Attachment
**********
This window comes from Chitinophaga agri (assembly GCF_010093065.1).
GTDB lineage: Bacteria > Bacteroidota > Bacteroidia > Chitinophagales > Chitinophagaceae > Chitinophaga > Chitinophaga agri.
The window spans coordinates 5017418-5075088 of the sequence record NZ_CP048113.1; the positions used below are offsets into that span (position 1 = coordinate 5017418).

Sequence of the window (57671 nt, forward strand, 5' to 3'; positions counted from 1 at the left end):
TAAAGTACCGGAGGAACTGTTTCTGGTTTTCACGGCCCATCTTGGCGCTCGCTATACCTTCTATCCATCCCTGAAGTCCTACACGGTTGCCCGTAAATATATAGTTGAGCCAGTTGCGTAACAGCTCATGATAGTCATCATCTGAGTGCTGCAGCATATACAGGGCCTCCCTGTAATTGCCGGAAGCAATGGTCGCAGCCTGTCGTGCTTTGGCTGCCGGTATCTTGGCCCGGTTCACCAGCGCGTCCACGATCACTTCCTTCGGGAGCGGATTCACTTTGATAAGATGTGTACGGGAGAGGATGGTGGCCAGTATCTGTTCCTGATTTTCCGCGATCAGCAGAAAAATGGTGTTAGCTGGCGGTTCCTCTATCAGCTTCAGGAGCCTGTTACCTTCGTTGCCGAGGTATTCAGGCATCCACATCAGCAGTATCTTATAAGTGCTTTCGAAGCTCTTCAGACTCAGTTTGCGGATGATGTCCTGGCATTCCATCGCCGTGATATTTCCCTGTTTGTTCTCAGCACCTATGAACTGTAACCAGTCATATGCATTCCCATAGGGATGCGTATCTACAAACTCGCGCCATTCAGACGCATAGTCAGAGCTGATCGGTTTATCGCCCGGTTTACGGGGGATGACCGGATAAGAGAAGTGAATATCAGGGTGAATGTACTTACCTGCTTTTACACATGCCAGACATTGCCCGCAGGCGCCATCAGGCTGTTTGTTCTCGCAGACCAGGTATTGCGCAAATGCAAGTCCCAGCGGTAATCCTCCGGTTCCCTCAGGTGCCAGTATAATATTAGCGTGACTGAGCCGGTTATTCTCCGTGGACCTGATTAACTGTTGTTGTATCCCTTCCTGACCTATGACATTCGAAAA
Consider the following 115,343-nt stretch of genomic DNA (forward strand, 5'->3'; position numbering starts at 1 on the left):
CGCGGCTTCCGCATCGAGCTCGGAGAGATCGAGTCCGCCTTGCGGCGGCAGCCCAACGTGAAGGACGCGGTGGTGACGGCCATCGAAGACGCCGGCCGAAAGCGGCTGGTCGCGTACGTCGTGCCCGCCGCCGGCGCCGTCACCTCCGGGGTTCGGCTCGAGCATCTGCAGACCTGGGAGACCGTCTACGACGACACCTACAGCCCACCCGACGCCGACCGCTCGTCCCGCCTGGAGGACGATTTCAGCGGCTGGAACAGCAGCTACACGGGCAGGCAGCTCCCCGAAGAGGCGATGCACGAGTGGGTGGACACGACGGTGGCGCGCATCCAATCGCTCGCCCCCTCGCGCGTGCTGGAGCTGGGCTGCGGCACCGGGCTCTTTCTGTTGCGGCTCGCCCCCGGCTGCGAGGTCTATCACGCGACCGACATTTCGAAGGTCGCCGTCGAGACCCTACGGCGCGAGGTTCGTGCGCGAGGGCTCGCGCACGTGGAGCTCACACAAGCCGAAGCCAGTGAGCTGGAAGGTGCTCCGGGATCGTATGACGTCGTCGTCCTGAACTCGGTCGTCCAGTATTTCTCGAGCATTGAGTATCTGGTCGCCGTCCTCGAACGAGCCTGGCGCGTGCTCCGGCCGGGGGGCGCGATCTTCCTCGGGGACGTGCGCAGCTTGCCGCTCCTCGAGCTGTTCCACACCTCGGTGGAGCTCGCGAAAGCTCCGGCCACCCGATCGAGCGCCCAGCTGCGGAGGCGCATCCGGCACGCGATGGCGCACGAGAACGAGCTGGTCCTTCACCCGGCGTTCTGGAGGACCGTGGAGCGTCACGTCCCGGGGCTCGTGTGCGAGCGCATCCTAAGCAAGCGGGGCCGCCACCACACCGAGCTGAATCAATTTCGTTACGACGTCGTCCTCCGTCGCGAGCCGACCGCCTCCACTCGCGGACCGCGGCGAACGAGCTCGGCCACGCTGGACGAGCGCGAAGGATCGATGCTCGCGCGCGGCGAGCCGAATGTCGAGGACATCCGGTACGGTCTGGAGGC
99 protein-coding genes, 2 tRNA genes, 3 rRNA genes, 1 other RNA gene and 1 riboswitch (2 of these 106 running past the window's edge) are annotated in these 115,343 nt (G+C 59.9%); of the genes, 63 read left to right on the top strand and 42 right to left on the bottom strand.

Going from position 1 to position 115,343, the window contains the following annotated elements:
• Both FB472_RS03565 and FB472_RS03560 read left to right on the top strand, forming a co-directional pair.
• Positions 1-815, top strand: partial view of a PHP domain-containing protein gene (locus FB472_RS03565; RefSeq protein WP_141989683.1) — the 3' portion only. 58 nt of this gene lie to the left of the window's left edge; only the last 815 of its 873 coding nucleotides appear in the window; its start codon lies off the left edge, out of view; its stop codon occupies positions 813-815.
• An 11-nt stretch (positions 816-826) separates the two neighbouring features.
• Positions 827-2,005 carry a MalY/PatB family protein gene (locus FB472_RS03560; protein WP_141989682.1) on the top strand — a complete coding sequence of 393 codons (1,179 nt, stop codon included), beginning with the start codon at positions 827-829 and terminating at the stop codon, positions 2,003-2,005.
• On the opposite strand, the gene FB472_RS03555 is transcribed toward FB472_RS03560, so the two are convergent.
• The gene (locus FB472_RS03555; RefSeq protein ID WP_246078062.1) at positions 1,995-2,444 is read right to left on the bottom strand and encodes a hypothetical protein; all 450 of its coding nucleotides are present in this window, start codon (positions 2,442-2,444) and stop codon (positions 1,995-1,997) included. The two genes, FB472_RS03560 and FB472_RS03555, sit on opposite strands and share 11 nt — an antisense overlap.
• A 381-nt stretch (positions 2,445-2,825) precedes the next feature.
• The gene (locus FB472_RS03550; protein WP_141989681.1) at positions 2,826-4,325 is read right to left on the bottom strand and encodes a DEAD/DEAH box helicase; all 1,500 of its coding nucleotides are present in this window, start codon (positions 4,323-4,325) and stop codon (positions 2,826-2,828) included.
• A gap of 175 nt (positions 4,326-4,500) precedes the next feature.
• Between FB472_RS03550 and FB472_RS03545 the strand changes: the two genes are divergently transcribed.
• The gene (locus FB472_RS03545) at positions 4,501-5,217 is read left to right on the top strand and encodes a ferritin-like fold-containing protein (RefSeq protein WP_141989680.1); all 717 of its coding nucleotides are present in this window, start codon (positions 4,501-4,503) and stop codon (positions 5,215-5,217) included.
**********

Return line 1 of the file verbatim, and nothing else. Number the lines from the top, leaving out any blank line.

This window comes from Chitinophaga agri (assembly GCF_010093065.1).